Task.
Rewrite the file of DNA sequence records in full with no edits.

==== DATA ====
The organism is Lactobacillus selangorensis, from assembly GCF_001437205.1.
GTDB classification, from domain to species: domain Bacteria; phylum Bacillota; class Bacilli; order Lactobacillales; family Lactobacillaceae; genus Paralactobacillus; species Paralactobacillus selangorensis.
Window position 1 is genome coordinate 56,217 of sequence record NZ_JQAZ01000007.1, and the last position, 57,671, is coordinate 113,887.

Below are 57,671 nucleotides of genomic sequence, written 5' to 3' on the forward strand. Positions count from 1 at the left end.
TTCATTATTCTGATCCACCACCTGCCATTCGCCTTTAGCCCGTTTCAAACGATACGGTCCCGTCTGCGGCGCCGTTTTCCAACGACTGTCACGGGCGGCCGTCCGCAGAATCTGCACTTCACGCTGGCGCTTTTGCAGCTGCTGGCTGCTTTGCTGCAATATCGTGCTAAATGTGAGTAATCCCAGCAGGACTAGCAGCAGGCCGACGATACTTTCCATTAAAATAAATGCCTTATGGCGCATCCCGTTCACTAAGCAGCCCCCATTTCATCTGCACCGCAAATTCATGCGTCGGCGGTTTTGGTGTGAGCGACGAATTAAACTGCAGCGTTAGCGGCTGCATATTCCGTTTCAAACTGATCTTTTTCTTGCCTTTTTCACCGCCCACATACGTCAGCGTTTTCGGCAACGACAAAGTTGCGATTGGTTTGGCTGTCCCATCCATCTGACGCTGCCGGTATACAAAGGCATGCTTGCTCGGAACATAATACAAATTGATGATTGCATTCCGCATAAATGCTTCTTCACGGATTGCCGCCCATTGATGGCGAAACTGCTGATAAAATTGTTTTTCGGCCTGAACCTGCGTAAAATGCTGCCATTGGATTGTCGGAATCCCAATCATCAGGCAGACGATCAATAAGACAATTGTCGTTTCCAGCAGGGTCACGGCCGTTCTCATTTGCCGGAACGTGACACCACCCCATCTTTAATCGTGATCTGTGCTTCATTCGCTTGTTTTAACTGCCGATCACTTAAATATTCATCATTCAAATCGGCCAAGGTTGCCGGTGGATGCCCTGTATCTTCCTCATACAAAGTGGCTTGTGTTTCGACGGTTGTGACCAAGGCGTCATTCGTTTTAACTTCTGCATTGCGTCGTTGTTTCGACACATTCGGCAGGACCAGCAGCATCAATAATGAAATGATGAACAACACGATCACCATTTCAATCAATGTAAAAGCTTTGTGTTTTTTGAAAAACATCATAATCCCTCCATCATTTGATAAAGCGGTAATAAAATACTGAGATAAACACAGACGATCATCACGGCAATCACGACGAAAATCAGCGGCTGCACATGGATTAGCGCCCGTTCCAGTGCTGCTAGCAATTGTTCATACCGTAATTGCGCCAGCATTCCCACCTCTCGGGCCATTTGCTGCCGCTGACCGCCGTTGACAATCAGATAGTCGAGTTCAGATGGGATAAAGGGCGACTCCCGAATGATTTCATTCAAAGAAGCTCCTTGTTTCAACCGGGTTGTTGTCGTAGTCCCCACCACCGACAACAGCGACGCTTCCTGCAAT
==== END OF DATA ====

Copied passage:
The organism is Lactobacillus selangorensis, from assembly GCF_001437205.1.
GTDB classification, from domain to species: domain Bacteria; phylum Bacillota; class Bacilli; order Lactobacillales; family Lactobacillaceae; genus Paralactobacillus; species Paralactobacillus selangorensis.
Window position 1 is genome coordinate 56,217 of sequence record NZ_JQAZ01000007.1, and the last position, 57,671, is coordinate 113,887.

Below are 57,671 nucleotides of genomic sequence, written 5' to 3' on the forward strand. Positions count from 1 at the left end.
TTCATTATTCTGATCCACCACCTGCCATTCGCCTTTAGCCCGTTTCAAACGATACGGTCCCGTCTGCGGCGCCGTTTTCCAACGACTGTCACGGGCGGCCGTCCGCAGAATCTGCACTTCACGCTGGCGCTTTTGCAGCTGCTGGCTGCTTTGCTGCAATATCGTGCTAAATGTGAGTAATCCCAGCAGGACTAGCAGCAGGCCGACGATACTTTCCATTAAAATAAATGCCTTATGGCGCATCCCGTTCACTAAGCAGCCCCCATTTCATCTGCACCGCAAATTCATGCGTCGGCGGTTTTGGTGTGAGCGACGAATTAAACTGCAGCGTTAGCGGCTGCATATTCCGTTTCAAACTGATCTTTTTCTTGCCTTTTTCACCGCCCACATACGTCAGCGTTTTCGGCAACGACAAAGTTGCGATTGGTTTGGCTGTCCCATCCATCTGACGCTGCCGGTATACAAAGGCATGCTTGCTCGGAACATAATACAAATTGATGATTGCATTCCGCATAAATGCTTCTTCACGGATTGCCGCCCATTGATGGCGAAACTGCTGATAAAATTGTTTTTCGGCCTGAACCTGCGTAAAATGCTGCCATTGGATTGTCGGAATCCCAATCATCAGGCAGACGATCAATAAGACAATTGTCGTTTCCAGCAGGGTCACGGCCGTTCTCATTTGCCGGAACGTGACACCACCCCATCTTTAATCGTGATCTGTGCTTCATTCGCTTGTTTTAACTGCCGATCACTTAAATATTCATCATTCAAATCGGCCAAGGTTGCCGGTGGATGCCCTGTATCTTCCTCATACAAAGTGGCTTGTGTTTCGACGGTTGTGACCAAGGCGTCATTCGTTTTAACTTCTGCATTGCGTCGTTGTTTCGACACATTCGGCAGGACCAGCAGCATCAATAATGAAATGATGAACAACACGATCACCATTTCAATCAATGTAAAAGCTTTGTGTTTTTTGAAAAACATCATAATCCCTCCATCATTTGATAAAGCGGTAATAAAATACTGAGATAAACACAGACGATCATCACGGCAATCACGACGAAAATCAGCGGCTGCACATGGATTAGCGCCCGTTCCAGTGCTGCTAGCAATTGTTCATACCGTAATTGCGCCAGCATTCCCACCTCTCGGGCCATTTGCTGCCGCTGACCGCCGTTGACAATCAGATAGTCGAGTTCAGATGGGATAAAGGGCGACTCCCGAATGATTTCATTCAAAGAAGCTCCTTGTTTCAACCGGGTTGTTGTCGTAGTCCCCACCACCGACAACAGCGACGCTTCCTGCAAT